Africa: Kenya is again in FATF’s crosshairs

The Financial Action Task Force (FATF) anti-money laundering has placed Kenya on its gray list for the second time. Listed countries are facing increased scrutiny due to shortcomings in meeting international anti-money laundering and anti-terrorist financing standards.

Kenya’s IPO on February 23 is specifically linked to weaknesses in regulation and oversight of the real estate sector and financial transactions made through law firms. Additionally, on March 11, the US Treasury Department sanctioned 16 entities in Kenya for their links to terrorist financing. These included several Kenyan and Somali citizens targeted for raising and laundering funds on behalf of al-Shabaab, and Crown Bus Services to support al-Shabaab’s operations and logistics.

FATF’s gray list means Kenya risks reduced investor confidence and difficulties in conducting cross-border financial transactions and accessing financial services, among other things due to stricter compliance requirements. Countries with this classification are also more vulnerable to criminal groups exploiting jurisdictions with inadequate anti-money laundering and terrorist financing regulations.

Kenya’s compliance with international standards should be strengthened by its Proceeds of Crime and Anti-Money Laundering Act (2009) and membership of the Eastern and Southern African Anti-Money Laundering Group. However, recurring problems in meeting financial protection standards mean loopholes in the government’s response. Weak financial supervision facilitates money laundering through various sectors, including transport, real estate, legal, non-governmental organizations and gold.

In 2021, The Sentry, an investigative and policy organization, shed light on the country’s susceptibility to financial risks. The report highlights how corrupt foreign individuals use the purchase of luxury properties to commit financial fraud. The investigation points to prominent South Sudanese figures as key players in Kenya’s money laundering network.

Efforts to promote transparency and accountability in the real estate sector have not helped much. These include rules requiring transactions over $7,582 to be conducted through banks and other financial institutions.

An analysis by the Eastern and Southern Africa Anti-Money Laundering Group revealed that between 2021 and 2023, a total of US$544,905,660 in cash entered Kenya illegally through Nairobi’s Jomo Kenyatta International Airport. According to the report, this indicates inadequate supervision by the Banking Fraud Investigation Unit based at the airport. The assessment team also criticized Kenya’s Financial Reporting Center for inadequacies in detecting patterns in cash transactions that could signal money laundering and terrorist financing activities.

Despite the passage of money laundering legislation, attempts to commit the crime are frequent in Kenya. In February 2022, a Kenyan man traveling from Burundi was arrested at Jomo Kenyatta International Airport with US$2 million in undeclared foreign currency. In November 2021, authorities recovered $28,000 hidden in a jacket shipped into the country from the United States. And in December 2020, a Nigerian national bound for Dubai was arrested by the Assets Recovery Agency with over US$754,717 in his hand luggage.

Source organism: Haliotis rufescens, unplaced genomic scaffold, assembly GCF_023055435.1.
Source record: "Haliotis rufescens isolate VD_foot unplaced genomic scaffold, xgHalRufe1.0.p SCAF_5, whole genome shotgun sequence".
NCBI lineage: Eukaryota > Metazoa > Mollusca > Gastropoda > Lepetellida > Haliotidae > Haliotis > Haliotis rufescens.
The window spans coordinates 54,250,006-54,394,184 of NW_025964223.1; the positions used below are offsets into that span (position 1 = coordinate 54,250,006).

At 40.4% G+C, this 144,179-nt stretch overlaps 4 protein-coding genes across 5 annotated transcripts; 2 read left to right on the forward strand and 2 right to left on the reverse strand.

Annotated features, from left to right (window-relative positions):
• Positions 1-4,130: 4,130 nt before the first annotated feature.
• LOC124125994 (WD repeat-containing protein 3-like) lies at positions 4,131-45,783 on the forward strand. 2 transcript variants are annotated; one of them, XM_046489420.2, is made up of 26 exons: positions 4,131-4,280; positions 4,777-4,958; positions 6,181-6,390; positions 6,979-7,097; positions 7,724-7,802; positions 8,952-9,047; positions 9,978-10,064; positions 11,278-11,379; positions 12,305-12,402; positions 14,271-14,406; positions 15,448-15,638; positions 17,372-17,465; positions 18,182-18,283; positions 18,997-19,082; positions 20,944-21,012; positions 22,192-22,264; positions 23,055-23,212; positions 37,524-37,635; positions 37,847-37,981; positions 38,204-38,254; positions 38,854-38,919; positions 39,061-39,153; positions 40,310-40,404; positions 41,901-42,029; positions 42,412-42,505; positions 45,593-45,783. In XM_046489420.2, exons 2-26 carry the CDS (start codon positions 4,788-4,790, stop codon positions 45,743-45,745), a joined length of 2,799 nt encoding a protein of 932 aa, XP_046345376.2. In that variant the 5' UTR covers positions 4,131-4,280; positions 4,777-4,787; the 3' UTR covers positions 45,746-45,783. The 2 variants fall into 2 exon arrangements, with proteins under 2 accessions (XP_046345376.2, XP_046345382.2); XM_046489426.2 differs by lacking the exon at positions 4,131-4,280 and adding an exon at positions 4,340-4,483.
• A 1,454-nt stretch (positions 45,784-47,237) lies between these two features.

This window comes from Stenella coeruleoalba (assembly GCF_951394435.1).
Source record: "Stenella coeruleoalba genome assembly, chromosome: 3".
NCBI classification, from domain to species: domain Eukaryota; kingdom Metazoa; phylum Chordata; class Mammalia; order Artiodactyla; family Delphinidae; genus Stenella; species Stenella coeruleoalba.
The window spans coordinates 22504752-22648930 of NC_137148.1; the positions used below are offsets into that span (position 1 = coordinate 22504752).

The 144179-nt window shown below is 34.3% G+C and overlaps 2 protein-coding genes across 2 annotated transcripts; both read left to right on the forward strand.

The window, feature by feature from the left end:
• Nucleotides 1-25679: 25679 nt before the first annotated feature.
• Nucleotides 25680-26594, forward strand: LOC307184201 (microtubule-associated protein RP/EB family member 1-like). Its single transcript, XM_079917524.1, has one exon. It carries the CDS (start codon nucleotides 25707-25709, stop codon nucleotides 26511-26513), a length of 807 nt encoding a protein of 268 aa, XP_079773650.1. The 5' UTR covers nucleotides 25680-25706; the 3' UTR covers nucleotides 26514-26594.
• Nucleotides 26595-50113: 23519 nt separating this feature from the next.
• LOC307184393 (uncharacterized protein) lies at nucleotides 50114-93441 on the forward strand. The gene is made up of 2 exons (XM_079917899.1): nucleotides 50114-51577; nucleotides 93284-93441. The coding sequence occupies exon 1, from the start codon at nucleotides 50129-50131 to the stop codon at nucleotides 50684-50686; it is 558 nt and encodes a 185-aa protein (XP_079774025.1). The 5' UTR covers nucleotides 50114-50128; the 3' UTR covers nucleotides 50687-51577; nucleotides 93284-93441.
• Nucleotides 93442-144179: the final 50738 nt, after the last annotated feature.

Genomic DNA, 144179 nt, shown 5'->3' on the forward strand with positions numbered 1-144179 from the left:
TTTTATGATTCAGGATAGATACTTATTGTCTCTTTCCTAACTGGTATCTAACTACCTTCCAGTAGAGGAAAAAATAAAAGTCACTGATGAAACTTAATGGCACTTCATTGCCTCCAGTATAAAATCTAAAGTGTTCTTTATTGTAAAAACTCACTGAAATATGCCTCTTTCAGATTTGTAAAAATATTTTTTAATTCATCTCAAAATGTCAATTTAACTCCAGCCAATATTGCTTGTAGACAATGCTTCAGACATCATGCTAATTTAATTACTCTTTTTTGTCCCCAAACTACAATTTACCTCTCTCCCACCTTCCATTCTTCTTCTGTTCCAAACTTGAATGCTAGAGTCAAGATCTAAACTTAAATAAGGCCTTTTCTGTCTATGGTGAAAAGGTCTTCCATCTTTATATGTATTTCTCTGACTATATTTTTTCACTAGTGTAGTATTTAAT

The risk of money laundering in Kenya may be increased by the government’s recent approval of the Anti-Money Laundering and Countering the Financing of Terrorism (Amendment) Bill 2023. If passed by Parliament, the bill will increase the money reporting threshold by 50 %, from the current USD 10,000 to USD 15,000, creating more opportunities for illicit financial activities.

Jaindi Kisero, a leading economic analyst, says the bill should be rejected and that its passage will reverse ongoing efforts to track and trace the movement of proceeds of corruption and crime.

While on the FATF gray list, Kenya’s economic recovery requires better enforcement of the law by the government, the financial sector, international partners, the private sector, civil society and the public. This would improve compliance and strengthen oversight.

There is also a need for increased international cooperation. Kenya should leverage its position as a member of the East and South Africa Anti-Money Laundering Group to gather intelligence and share information among member states. Stronger partnerships would increase its credibility in the global financial community. Finally, Kenya needs to improve its tracking and recovery of proceeds of crime and prosecution of suspects. This will increase investor confidence in their financial regulatory systems.

Due to the legal complexities, insufficient coordination and lack of expertise, Kenya faces an uphill battle. Good starting points are harmonizing laws and strengthening global enforcement and partnerships.

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